Of course both sides in the conflict need to be heard, but opt for hearing the weaker one who is likely telling the truth, or get the couple to agree to install video cameras or audio recorders in the house to verify the stories, if truly unable to descern the truth, or have the abused spouse have some sort of recording device installed or turn on smart phone to record when the abuse starts to verify the abuse (check the legality of such actions prior to implementing). Let obedience to the 9th commandment be proven on the one who demonstrates integrity . . . who is bearing false witness about his/her spouse? 

  • Janet B
    Posted: Thu, 05/17/2018 09:46 am

    Excellent article on a difficult subject.

  • beloved of God
    Posted: Fri, 05/18/2018 01:37 am

    "Is this not the fast which I choose, to loosen the bonds of wickedness, to undo the bands of the yoke, and to let the oppressed go free and break every yoke?  ...Then your light will break out like the dawn... the glory of the Lord will be your rear guard.  Then you will call, and the Lord will answer... If you remove the yoke from your midst, the pointing of the finger and speaking wickedness, and if you give yourself to the hungry and satisfy the desire of the afflicted, then your light will rise in darkness... and you will be called the repairer of the breach, the restorer of the streets in which to dwell (Isaiah 58:6-12)."

  • Ed Walkwitz's picture
    Ed Walkwitz
    Posted: Sat, 05/19/2018 09:59 am

    Sophia Lee has written two seriously unbalanced articles about spousal abuse.  That's not to say that she hasn't done a service by bringing up some good points.  True abuse is serious and the church has not always responded properly, as she rightly points out.  But her articles have problems. She gives lip service to the fact that spousal abuse happens both ways, but all her examples are of men allegedly abusing women--6 in the first article ("Hidden Violence"), and 5 in the second ("Houses Divided"), where she admits she ONLY interviewed women!  In the articles, and almost all of the readers' comments, "he" is used exclusively when referring to the abuser, and "she" when referring to the victim. The language and assumptions throughout communicate the same. This is typical of discussions about "abuse" these days. Men are always to be blamed, and women are always innocent and to be believed.  And though the articles presented churches as generally taking the man’s side, often it is the opposite.
    It appears that many, if not most cases of alleged abuse are not physical abuse, but are described in terms such as "emotional," and "verbal."  Now it is probably true that in the large majority of cases of serious physical abuse, the aggressor is a man; men are typically bigger and stronger.  However women are typically more verbal, and it is very unlikely that in most cases of verbal and emotional "abuse," the aggressor is a man. So if we're going to expand the definition of "abuse" to include verbal and emotional, why did Lee only interview women?  Maybe it's because men are less likely to file for divorce base on such grounds. Statistically, women file for divorce much more than men. I’ve seen up close the sort of “abuse” described in these articles perpetrated by a wife on her husband. But he never would have divorced her.  He accepted the fact that she harshly yelled at him a lot, etc, and simply determined that for the sake of loving God and his children he could endure it. She even beat his chest with her fists once, and jumped on him several times. But since he wasn’t seriously hurt, and didn’t feel in serious danger, he chose to let it go.  She then divorced him. Thankfully he eventually got remarried to a very sweet lady, and they are very happy together. I think that probably the word "abuse" is often abused to justify divorce. When one says that, he's pounced on, accused of not taking abuse seriously. I'm not denying real abuse, just the abuse of abuse.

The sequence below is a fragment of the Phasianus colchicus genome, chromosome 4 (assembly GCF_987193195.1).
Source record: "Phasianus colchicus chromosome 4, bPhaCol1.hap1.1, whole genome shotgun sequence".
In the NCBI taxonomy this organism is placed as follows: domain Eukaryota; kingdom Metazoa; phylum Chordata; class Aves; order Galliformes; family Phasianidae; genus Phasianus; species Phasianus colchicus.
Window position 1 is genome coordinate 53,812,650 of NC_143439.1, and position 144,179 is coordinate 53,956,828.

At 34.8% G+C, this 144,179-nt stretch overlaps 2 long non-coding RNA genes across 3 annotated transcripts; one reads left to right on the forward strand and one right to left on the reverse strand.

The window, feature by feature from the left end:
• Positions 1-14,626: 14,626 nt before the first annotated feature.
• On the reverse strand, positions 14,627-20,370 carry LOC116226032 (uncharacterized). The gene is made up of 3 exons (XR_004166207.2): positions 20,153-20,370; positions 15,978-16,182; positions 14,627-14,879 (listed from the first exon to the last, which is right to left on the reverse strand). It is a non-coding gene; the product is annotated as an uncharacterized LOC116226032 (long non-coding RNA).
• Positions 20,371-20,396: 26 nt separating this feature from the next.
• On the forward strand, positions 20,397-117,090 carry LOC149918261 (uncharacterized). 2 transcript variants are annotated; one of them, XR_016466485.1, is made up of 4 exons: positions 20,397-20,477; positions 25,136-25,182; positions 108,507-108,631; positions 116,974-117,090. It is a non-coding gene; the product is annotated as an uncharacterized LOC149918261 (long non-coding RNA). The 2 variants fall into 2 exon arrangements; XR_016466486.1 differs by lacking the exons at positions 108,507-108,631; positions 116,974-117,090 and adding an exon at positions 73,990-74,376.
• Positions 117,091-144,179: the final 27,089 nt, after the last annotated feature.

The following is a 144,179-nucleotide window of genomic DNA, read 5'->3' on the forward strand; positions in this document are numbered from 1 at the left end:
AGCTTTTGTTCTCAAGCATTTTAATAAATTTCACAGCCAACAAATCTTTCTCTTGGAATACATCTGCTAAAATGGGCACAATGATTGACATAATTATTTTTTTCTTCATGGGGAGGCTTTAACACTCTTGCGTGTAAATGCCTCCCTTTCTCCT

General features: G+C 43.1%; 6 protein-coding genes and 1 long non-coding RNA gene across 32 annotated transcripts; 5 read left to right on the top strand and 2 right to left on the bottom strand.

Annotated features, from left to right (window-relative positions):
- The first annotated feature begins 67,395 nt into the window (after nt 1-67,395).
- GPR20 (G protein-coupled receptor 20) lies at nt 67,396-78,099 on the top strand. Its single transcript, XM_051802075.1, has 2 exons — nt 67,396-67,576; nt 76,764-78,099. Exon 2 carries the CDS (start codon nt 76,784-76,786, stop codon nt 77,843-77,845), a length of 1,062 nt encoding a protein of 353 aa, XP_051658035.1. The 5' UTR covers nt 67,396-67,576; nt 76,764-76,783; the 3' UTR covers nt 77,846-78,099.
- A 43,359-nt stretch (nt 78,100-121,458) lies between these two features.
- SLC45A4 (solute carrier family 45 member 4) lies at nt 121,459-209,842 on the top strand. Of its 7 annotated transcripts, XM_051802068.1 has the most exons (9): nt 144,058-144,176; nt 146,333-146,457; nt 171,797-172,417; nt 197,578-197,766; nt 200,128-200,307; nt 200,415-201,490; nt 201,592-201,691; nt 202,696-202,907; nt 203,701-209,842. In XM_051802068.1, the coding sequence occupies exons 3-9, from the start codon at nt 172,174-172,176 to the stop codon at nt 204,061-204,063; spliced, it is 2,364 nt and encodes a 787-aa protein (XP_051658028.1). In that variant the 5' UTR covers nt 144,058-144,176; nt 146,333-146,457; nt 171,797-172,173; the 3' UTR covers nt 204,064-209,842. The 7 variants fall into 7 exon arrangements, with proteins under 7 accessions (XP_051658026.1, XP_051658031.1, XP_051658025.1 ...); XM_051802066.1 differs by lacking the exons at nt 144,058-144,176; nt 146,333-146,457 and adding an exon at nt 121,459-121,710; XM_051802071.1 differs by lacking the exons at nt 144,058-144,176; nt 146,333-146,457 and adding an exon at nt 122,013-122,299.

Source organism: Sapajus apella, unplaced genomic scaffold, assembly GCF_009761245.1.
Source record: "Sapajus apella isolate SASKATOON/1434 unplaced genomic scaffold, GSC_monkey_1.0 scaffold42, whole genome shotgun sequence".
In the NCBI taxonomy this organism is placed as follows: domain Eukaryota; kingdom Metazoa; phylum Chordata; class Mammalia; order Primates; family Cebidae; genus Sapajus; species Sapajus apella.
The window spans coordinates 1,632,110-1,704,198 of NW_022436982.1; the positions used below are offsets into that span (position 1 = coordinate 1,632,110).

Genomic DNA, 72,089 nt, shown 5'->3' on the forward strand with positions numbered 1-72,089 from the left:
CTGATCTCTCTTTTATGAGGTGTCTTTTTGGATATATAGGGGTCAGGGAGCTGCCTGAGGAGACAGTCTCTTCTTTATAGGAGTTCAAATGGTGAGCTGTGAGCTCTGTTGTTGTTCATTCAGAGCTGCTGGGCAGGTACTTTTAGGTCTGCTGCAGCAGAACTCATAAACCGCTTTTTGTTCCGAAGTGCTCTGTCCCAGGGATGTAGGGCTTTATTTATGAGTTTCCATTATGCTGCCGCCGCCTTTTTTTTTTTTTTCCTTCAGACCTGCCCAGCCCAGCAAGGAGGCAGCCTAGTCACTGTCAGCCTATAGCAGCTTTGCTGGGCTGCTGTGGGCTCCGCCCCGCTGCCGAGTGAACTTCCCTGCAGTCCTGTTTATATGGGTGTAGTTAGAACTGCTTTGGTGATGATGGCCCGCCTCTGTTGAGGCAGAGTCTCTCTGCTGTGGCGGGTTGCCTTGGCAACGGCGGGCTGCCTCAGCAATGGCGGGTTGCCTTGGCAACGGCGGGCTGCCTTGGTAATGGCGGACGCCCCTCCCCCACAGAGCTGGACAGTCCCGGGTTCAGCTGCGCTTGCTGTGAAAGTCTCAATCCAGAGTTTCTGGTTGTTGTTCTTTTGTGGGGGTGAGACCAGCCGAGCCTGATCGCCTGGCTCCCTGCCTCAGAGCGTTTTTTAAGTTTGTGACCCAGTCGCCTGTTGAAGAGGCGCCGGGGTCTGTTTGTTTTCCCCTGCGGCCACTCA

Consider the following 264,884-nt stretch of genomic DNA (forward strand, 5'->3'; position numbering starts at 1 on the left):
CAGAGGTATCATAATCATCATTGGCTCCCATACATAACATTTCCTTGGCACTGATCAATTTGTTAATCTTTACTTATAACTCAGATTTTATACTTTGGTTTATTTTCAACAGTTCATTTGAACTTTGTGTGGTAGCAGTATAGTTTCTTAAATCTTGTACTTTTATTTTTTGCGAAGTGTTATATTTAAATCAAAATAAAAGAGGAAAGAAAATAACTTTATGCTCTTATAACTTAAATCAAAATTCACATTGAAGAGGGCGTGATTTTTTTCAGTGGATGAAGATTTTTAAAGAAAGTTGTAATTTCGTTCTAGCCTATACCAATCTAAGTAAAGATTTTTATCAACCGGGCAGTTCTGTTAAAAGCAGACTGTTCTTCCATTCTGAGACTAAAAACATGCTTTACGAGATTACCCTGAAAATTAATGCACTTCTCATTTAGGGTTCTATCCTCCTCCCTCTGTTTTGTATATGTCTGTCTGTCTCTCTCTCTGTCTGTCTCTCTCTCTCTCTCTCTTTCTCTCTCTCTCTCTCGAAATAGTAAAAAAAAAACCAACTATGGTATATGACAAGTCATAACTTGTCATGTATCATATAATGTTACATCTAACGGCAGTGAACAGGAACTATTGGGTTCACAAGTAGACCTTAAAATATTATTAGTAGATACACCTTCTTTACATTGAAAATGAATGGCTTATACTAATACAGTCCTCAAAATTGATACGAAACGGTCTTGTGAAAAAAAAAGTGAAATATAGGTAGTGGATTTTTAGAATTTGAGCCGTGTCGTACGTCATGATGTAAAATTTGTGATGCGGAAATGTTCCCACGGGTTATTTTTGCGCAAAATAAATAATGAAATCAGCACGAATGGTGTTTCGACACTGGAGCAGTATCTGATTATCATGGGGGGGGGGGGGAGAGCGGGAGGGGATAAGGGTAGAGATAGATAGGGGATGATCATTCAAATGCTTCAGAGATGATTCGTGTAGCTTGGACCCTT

In the readers' comments section (so not Sophia Lee's fault), complementarianism and submission to church leadership, both  biblical, are blamed for abuse! This is part of the "professional counseling" worldview which underplays the Bible, and overplays the supposed professional and experiential knowledge of the counselor.  Lee's first article did quote a pastor as saying, “We may be trained Biblically, but we lacked practical wisdom.” So the Bible is lacking in practical wisdom?! Later in the article she refers to church leadership which, "identified what they could have done differently with G and her husband: They should have met with them separately and invited another woman into the room with G so that she felt safe. They could have asked better intake questions to draw out patterns of abusive tactics."  So they should not use the biblical example of a judge meeting with both parties at the same time, a pattern which has found it's way into our legal system as a safeguard for the accused? And then they should have asked leading questions without the accused there to defend himself?! Someone may respond, "but that's counseling, not judging." That's part of the problem: we've replaced biblical judging with modern "counseling," something not found in the Bible.

    So I'll close with a quote from Lee's article: "good leadership includes the humility to self-analyze and admit mistakes and remain teachable."  So, Ms Lee, are you willing to reevaluate some of what you've written and bring more balance?

  • Bob C
    Posted: Mon, 05/21/2018 12:31 pm

    I think you are out-of-line with your criticisms of Ms. Lee. Her job is to report and develop stories that she sees fit for the readership.  Ms. Lee cannot be held responsible for knowing what you perceive as “balanced”.  While it would have been nice if she had found a female abusing a male example, and I guess she did not, but an example like that was not necessary to make the point she is making.

    I agree that secular counselors are generally not preferred, but church elders are more like a board of directors, thus not trained for judging or counseling.  I don’t get where you are going with judging vs counseling?  But for more serious marriage issues there are excellent Professional Christian Marriage Counselors who base their counseling on the wisdom of the Bible.         

  • Hans's picture
    Hans
    Posted: Tue, 05/22/2018 04:13 am

    The one good thing about Ed's comment here is that it perfectly illustrates why it is that churches tend to be such hostile environments for victims of domestic violence.